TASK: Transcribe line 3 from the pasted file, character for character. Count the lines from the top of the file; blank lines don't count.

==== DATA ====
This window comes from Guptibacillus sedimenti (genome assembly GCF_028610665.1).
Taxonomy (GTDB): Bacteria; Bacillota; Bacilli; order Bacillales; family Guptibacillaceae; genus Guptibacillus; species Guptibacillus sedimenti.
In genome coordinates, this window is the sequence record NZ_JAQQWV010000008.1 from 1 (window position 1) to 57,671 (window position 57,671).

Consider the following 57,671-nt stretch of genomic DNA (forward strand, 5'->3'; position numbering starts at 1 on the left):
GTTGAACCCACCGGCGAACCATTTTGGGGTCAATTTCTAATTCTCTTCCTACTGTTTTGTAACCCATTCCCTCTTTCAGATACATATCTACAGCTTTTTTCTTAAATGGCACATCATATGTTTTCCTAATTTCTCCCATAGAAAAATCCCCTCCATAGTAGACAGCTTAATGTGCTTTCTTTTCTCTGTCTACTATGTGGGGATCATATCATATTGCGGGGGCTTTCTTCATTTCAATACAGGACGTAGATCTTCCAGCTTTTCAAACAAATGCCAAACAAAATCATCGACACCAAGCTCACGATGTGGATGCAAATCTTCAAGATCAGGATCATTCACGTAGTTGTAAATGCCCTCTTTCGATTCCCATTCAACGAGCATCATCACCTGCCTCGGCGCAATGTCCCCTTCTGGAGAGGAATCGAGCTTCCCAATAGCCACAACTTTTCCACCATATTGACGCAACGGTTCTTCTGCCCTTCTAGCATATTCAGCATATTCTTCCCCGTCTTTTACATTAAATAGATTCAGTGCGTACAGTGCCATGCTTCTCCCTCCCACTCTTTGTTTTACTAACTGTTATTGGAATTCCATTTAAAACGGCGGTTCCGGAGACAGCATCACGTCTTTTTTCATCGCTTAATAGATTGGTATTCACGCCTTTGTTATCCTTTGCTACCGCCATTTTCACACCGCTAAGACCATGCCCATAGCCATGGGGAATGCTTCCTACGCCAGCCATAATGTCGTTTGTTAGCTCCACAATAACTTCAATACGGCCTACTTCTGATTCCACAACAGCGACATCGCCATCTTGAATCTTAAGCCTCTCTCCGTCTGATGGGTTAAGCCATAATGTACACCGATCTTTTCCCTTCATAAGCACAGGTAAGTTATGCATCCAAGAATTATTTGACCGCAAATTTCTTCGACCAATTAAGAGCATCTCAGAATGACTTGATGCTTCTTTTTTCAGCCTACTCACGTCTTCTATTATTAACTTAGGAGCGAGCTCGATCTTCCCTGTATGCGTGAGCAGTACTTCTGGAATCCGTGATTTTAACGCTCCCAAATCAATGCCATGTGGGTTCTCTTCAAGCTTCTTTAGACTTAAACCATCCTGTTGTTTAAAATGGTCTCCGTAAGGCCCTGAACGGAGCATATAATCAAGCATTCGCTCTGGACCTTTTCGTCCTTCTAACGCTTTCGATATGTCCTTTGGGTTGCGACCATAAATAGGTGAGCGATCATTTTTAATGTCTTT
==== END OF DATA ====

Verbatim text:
In genome coordinates, this window is the sequence record NZ_JAQQWV010000008.1 from 1 (window position 1) to 57,671 (window position 57,671).